The Board of Commissioners of Currency, Straits Settlements was established on May 1, 1899, and the Straits Settlement Dollar (STSD) became legal tender on July 3, 1903 with 1 STSD equal to 28 Pence Sterling. All government issues of currency and coins were considered to be part of the Straits Settlements Dollar currency area, and were issued by the colonial governments from 1858 until World War II. The Commissioner of Currency for Malaya was formed in 1938 to issue Malayan Dollars (MYAD) because Malaya was allowed to join the currency board and share in the seignorage. Prior to this, Malaya had used Straits Settlement Dollars, but had not been part of the currency board.

During the Japanese occupation of Singapore, the Japanese issued Gumpyo Dollars (MYAG) set at par with the Straits Settlement Dollar. Malayan Dollars were allowed to circulate, but were hoarded. The Straits Settlements were dissolved and the currency board resumed operations on April 1, 1946. The Board of Commissioners, Malaya was the issuing authorities for Malayan Dollars from 1946 until January 1, 1952 when the Board of Commissioners of Currency, Malaya and British Borneo was established as the note-issuing authority.

When Malaysia was founded in 1963, the Bank Negara Malaysia took over the issuance of currency and created the Malaysian Ringgit (MYR) at par with the Malayan Dollar. The Interchangeability Agreement of 1967 between Brunei, Malaysia, and Signore provided that effective 12 June 1967, banks and monetary authorities in each country would accept the notes and coins of the other two countries without charging exchange fees. Malaysia ended the agreement between itself and Singapore on 8 May 1973. Brunei and Singapore continue to have an agreement in force today.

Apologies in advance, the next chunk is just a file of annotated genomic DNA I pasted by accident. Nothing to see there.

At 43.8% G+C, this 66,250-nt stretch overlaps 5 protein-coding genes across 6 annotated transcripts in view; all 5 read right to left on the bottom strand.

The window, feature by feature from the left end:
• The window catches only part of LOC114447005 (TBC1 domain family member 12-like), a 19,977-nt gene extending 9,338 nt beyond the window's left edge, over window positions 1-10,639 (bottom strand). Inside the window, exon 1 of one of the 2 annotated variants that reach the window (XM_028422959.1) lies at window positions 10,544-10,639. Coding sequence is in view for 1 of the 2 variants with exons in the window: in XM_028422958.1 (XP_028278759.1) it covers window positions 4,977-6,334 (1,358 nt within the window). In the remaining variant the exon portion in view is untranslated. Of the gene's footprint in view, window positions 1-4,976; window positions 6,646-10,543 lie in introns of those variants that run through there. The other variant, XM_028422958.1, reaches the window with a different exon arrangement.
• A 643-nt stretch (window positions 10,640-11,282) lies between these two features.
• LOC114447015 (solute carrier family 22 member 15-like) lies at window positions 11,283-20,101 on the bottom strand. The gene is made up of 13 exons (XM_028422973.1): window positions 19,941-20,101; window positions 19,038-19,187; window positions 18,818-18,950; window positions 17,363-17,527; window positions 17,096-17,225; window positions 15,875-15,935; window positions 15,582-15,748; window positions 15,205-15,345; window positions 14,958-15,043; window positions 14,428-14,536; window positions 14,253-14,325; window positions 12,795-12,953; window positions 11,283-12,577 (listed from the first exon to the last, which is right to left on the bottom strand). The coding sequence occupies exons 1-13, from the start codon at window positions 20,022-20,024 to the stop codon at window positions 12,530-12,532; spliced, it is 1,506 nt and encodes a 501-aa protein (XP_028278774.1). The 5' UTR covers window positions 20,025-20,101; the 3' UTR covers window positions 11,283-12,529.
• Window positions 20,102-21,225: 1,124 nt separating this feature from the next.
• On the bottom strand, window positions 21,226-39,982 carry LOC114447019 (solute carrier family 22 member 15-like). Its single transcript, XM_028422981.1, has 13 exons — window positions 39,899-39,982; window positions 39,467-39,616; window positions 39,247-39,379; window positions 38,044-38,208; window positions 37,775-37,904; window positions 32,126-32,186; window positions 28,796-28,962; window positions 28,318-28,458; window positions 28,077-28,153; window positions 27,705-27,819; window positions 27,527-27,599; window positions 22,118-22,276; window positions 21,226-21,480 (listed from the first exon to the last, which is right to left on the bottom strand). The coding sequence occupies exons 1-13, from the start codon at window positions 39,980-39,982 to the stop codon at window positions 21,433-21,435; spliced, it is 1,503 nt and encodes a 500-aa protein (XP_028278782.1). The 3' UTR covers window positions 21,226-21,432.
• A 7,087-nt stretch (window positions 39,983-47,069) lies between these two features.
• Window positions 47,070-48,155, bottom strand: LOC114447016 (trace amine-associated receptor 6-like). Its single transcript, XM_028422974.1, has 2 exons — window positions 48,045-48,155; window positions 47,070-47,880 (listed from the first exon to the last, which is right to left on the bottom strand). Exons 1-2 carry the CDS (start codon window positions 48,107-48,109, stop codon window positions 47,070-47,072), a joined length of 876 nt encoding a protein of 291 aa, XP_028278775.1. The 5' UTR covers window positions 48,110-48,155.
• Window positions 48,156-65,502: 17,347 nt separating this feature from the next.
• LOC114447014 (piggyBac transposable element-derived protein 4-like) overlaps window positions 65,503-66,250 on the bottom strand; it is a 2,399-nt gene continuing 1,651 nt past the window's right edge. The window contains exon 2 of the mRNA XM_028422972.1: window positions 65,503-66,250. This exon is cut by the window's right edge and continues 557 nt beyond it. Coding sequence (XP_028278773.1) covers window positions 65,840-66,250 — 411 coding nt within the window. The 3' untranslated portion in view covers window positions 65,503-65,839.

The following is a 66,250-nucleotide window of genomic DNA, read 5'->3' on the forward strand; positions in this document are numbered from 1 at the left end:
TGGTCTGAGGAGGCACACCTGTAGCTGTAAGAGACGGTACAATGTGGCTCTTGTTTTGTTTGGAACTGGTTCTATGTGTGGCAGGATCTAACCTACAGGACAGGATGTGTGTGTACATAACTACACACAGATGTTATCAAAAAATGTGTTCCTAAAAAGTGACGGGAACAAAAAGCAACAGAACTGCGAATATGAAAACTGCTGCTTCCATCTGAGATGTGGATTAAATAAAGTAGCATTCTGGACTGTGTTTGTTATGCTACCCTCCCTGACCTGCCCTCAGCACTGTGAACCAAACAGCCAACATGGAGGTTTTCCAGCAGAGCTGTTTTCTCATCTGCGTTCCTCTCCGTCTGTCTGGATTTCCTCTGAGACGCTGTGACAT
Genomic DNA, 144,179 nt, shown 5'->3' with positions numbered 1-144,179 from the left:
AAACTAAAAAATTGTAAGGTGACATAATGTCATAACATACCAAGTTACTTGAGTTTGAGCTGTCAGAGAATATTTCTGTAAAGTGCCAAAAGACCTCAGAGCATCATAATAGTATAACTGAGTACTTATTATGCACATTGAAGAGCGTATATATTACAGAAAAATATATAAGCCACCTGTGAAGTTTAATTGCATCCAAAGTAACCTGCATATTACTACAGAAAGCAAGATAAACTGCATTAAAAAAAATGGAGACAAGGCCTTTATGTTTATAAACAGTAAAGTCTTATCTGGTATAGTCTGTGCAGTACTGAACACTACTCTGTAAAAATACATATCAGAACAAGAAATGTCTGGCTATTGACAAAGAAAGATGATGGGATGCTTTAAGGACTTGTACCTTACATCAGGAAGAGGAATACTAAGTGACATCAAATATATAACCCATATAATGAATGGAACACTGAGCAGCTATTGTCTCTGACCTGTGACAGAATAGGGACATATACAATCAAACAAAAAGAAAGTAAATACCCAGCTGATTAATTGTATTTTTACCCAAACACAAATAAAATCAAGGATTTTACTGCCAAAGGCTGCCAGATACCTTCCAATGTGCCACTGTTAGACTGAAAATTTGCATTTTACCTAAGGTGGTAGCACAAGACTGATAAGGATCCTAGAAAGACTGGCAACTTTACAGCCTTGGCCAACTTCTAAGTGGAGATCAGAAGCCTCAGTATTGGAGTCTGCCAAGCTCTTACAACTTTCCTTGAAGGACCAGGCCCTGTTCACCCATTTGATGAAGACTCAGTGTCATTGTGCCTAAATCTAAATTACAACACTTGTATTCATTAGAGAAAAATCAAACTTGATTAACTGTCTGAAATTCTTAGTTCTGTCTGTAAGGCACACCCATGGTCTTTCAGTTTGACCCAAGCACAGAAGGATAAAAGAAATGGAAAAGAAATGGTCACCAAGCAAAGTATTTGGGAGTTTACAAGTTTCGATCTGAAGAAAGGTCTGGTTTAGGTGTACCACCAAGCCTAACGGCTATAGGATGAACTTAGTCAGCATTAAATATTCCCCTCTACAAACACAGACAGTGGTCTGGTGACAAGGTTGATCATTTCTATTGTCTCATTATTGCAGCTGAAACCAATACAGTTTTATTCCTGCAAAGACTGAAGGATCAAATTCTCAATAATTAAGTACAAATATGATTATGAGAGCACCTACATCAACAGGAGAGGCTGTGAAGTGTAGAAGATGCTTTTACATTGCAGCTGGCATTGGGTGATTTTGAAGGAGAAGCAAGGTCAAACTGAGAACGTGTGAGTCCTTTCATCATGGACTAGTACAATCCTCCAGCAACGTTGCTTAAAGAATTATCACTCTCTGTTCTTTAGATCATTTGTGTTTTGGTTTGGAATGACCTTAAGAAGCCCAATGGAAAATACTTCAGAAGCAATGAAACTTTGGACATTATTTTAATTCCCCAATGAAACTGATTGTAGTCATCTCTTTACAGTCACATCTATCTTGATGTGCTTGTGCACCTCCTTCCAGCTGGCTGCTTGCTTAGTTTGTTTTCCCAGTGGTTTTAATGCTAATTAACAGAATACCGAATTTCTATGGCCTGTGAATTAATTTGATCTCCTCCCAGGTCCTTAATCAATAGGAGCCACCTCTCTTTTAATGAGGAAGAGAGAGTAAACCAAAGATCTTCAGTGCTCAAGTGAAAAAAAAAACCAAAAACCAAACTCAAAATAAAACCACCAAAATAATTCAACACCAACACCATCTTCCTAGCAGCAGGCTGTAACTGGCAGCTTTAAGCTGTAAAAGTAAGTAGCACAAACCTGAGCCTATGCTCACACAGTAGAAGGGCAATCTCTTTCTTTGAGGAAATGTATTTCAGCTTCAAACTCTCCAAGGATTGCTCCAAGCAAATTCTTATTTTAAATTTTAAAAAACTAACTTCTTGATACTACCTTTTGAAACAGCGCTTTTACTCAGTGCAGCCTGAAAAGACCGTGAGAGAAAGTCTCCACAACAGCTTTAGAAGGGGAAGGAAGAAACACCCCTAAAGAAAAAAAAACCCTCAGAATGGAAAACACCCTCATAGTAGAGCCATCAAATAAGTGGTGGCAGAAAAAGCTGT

Here is an Occupational Currency 5 dollar note. Thenote is undated, printed in 1942. The note is lilac on orange underprint. Theobverse features a coconut palm tothe right and a pawpaw tree to the right. The reverse depicts the notes value in the center of an intriate design. This note carries the MK block.

  • Krause# Pick-M6c
Malaya Occupational Currency 5 dollars ND obverse P-M6c Malaya Occupational Currency 5 dollars ND reverse P-M6c
Obverse Reverse

This Occupational Currency note is valued at 10 dollars. The note is undated,but was printed between 1942 and 1944. The note is blue-green on light yellow underprint. The obevrse features a group of Trees bearing fruits including coconut bananas and others. The reverse is green to bluish green or light blue underprint and depicts a view of the ocean from a beach with a ship on the horizon.This note carries the MN block with a vertical upstroke and downstroke on the 'M'. With watermark.

  • Krause# Pick-M7b
Malaya Occupational Currency 10 dollars ND obverse P-M7b Malaya Occupational Currency 10 dollars ND reverse P-M7b
Obverse Reverse

Here is an undated 100 dollar Occupational Currency note printed in 1944. The note is purple with a light gray underprint. The obverse features the view of a local hut on the water surounded by the jungle. The reverse depicts a local man walking on the river leading two buffalos. This note carries the MT block letters.

  • Krause# Pick-M8x
Malaya Occupational Currency 100 dollars ND obverse P-M8x Malaya Occupational Currency 100 dollars ND reverse P-M8x
Obverse Reverse


  • Krause# Pick-
Obverse Reverse


  • Krause# Pick-
Obverse Reverse